US v. Leroy Parham

Filing 920091028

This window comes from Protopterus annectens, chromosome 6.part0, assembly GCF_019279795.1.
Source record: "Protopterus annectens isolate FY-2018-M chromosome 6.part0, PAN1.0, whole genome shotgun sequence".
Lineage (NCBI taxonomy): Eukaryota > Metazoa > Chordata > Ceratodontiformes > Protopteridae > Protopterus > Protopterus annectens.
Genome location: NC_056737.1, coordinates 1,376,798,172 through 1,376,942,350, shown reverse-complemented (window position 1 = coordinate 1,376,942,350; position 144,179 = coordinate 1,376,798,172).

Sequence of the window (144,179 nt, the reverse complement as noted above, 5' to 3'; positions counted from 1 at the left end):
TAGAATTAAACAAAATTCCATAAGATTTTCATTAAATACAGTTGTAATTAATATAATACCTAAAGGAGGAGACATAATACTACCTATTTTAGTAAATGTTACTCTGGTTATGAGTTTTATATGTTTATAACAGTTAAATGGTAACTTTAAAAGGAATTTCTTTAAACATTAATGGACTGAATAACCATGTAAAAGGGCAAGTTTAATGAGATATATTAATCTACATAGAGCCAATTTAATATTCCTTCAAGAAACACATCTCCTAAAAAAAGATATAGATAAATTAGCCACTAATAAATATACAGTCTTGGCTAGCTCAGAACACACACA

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UNPUBLISHED UNITED STATES COURT OF APPEALS FOR THE FOURTH CIRCUIT No. 08-4342 UNITED STATES OF AMERICA, Plaintiff - Appellee, v. LEROY PARHAM, Defendant - Appellant. Appeal from the United States District Court for the Eastern District of Virginia, at Norfolk. Rebecca Beach Smith, District Judge. (2:07-cr-00121-RBS-JEB-1) Submitted: September 29, 2009 Decided: October 28, 2009 Before NIEMEYER, GREGORY, and DUNCAN, Circuit Judges. Affirmed by unpublished per curiam opinion. Cristin Traylor, MCGUIRE WOODS LLP, Richmond, Virginia, for Appellant. D. Monique Broadnax, Special Assistant United States Attorney, Norfolk, Virginia, for Appellee. Unpublished opinions are not binding precedent in this circuit. PER CURIAM: Leroy Parham pleaded guilty to possession with intent to distribute cocaine base, in violation of 21 U.S.C. 841(a) (2006). Parham was sentenced to ninety-six months of imprisonment and now appeals. His attorney has filed a brief pursuant to Anders v. California, 386 U.S. 738 (1967), raising three issues but stating that there are no meritorious issues for appeal. Parham filed a pro se supplemental brief raising an We affirm. Anders erred in brief, counsel questions whether plea in the as the additional issue. * In district knowing the court and accepting Because Parham's did guilty not move voluntary. Parham district court to withdraw his guilty plea, any error in the Fed. R. Crim. P. 11 hearing is reviewed for plain error. See United States v. Martinez, 277 F.3d 517, 525 (4th Cir. 2002). Furthermore, there is a strong presumption that a defendant's guilty plea is binding and voluntary if he has received an adequate Fed. R. Crim. P. 11 hearing. United States v. Puckett, 61 F.3d 1092, 1099 (4th Cir. 1995); see Blackledge v. Allison, 431 U.S. 63, 74 (1977) (finding that statements made during a plea hearing "carry a strong presumption of verity"). Our We have considered the claim raised in Parham's pro se brief and conclude the claim lacks merit. * 2 review of the record discloses that the district court fully complied with Rule 11. We conclude, therefore, that the district court did not err in accepting Parham's guilty plea as knowing and voluntary. Counsel next questions whether Parham's trial counsel was ineffective. To prove a claim of ineffective assistance of counsel, a defendant must show (1) "that counsel's performance was deficient," the and (2) "that the deficient performance 466 U.S. "the prejudiced 668, 687 defense." With Strickland v. respect to Washington, first (1984). the prong, defendant must show that counsel's performance fell below an objective standard of reasonableness." Id. at 688. In addition, "[j]udicial scrutiny of counsel's performance must be highly deferential." Id. at 689. Under the second prong of the test in the context of a conviction following a guilty plea, a defendant can show prejudice only by demonstrating "a reasonable probability that, but for counsel's errors, he would not have pleaded guilty and would have insisted on going to trial." Hill v. Lockhart, 474 U.S. 52, 59 (1985). This court may address a claim of ineffective assistance on direct appeal only if the lawyer's ineffectiveness conclusively Baldovinos, thoroughly appears 434 F.3d on 233, the 239 record. (4th and Cir. United 2006). that States We Parham v. have has reviewed the record 3 conclude failed to demonstrate that ineffective assistance conclusively appears on the record and, therefore, we decline to address this claim on direct appeal. Finally, counsel questions whether the district court erred in sentencing Parham. an We abuse review of a sentence for reasonableness, applying discretion standard. Gall v. United States, 552 U.S. 38, ___, 128 S. Ct. 586, 597 (2007); see also United States v. Layton, 564 F.3d 330, 335 (4th Cir. 2009), petition for cert. filed (U.S. July 24, 2009) (No. 09-5584). In so doing, we first examine the sentence for "significant procedural error," including "failing to calculate (or improperly calculating) the [g]uidelines range, treating the [g]uidelines as mandatory, failing to consider the [18 U.S.C.] 3553(a) [(2006)] factors, selecting a sentence based on clearly erroneous facts, or failing to adequately explain the chosen sentence . . . ." then "`consider[s] the Gall, 128 S. Ct. at 597. substantive This court of the reasonableness sentence imposed.'" United States v. Evans, 526 F.3d 155, 161 (4th Cir.) (quoting Gall, 128 S. Ct. at 597), cert. denied, 129 S. Ct. 476 (2008). taking into the account extent "Substantive reasonableness review entails the of `totality any variance of the circumstances, [g]uidelines including range.'" from the United States v. Pauley, 511 F.3d 468, 473 (4th Cir. If the sentence is 2007) (quoting Gall, 128 S. Ct. at 597). 4 within the guidelines range, we apply a presumption of reasonableness. United States v. Allen, 491 F.3d 178, 193 (4th Cir. 2007); see Rita v. United States, 551 U.S. 338, 346-56 (2007) (upholding presumption of reasonableness for within-guidelines sentence). We have thoroughly reviewed the record and find that the sentence is both procedurally and substantively reasonable. The district court properly calculated the advisory guidelines range, considered the 18 U.S.C. 3553(a) factors, and provided a comprehensive explanation of its chosen sentence. See United In of States v. Carter, 564 F.3d 325, 328-30 (4th Cir. 2009). addition, substantive sentence. Parham has failed we to rebut to the his presumption reasonableness accord within-guidelines We have examined the entire record in accordance with the requirements of Anders and have found no meritorious issues for appeal. We therefore affirm the judgment and deny counsel's This court requires that counsel inform motion to withdraw. Parham, in writing, of the right to petition the Supreme Court of the United States for further review. that a petition be filed, but counsel If Parham requests that such a believes petition would be frivolous, then counsel may move in this court for leave to withdraw from representation. must state that a copy thereof 5 was served Counsel's motion on Parham. We dispense with oral argument because the facts and legal contentions are adequately presented in the materials before the court and argument would not aid the decisional process. AFFIRMED 6